Wednesday, January 10, 2007

Governor Announces Process for Choosing Comptroller Candidates


Spitzer promised things would be done the open......and above board.......this is one way he is not only "talking the talk..but also "walking the walk".........andy

Governor Spitzer and leaders of the majority and minority of both houses of the legislature announcing the plan, which will be similar to how candidates to become the state's top judges are chosen.
This agreement is an indication of Governor Spitzer's efforts to govern by consensus -- and reach across party lines.
The key to the process -- an independent screening panel made up of three people who know better than anyone what it is needed to do the job right.
Gov. Eliot Spitzer: “We've created a panel of individuals who understand the obligations, and the responsibilities and the expertise that's required for this position.”
Flanked by the leaders of the state legislature, Governor Eliot Spitzer announces an agreement among them to figure out how the next state comptroller will be chosen.
The governor says it will be set up in a similar way as the screening process for state Court of Appeals judges.
Gov. Spitzer: “That screening panel will participate and will have an opportunity to interview the candidates, all of those who are interested in being the comptroller of the state of New York. That screening panel will then report out up to five names.”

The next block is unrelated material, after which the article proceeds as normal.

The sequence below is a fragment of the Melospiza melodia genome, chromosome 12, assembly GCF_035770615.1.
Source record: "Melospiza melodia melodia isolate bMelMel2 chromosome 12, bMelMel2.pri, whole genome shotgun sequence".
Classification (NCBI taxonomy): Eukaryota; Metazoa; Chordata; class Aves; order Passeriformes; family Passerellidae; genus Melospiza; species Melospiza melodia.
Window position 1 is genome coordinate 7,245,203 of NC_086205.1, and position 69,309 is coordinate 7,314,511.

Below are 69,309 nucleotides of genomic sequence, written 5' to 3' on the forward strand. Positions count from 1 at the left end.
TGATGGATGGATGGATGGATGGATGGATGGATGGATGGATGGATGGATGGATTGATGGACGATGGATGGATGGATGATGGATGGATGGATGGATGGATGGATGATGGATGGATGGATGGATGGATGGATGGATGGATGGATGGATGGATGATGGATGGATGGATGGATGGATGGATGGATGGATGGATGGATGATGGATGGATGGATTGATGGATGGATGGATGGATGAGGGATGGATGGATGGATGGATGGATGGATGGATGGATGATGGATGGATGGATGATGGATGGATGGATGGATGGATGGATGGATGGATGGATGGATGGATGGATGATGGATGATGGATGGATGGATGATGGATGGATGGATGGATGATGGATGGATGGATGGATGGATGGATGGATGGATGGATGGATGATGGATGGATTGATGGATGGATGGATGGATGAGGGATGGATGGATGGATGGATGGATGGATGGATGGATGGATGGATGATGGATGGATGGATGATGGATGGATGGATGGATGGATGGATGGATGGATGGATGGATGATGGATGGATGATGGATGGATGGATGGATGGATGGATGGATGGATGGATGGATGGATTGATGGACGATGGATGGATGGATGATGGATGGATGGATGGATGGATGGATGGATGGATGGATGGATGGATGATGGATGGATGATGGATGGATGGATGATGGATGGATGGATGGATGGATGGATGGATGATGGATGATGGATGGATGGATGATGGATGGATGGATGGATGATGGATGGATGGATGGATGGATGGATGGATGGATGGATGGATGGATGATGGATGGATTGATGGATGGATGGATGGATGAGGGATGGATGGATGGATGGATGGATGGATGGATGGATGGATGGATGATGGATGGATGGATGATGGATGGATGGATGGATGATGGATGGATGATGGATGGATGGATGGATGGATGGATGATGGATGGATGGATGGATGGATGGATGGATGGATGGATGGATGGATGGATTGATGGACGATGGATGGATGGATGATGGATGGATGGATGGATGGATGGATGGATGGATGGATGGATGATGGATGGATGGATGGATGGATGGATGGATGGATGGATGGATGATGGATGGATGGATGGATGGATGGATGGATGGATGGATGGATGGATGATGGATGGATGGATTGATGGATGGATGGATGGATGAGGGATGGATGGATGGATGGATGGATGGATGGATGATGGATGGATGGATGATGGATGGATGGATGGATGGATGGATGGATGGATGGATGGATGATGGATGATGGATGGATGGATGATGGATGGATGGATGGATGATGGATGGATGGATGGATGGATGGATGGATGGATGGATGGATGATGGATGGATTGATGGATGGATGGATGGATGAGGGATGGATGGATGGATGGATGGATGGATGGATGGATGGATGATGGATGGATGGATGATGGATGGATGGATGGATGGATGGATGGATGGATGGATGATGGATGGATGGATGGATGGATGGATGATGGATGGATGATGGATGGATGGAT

This screening panel will be overseen by former comptrollers Ned Regan and Carl McCall -- and, as the governor put it, a player to be named later.
They will participate in Assembly and Senate hearings questioning potential candidates -- then recommend up to five candidates for lawmakers to decide from.
Among those who have expressed an interest in the job -- several Assembly members including Richard Brodsky and Wall Street financier Bill Mulrow, who ran against Alan Hevesi in 2003.
The leaders of both houses say this is the best, most open way to make this decision.
Sen. Joseph Bruno/R-Majority Leader: “This is one of the most important positions in the state. This is the chief auditor, the sole trustee of the people's money out there, $140 billion worth.”
Sheldon Silver/D-Assembly Speaker: “The open public interview process that we contemplate and reached consensus on guarantees that we are choosing from the most qualified in the candidate pool.”
The comptroller's job is currently being done by Alan Hevesi's first deputy -- who will keep the job until an official replacement is named.
Senate and Assembly hearings are expected to get underway next week -- and the hope is that a final decision on the next state comptroller will be made by a joint session of the houses by the end of the month.

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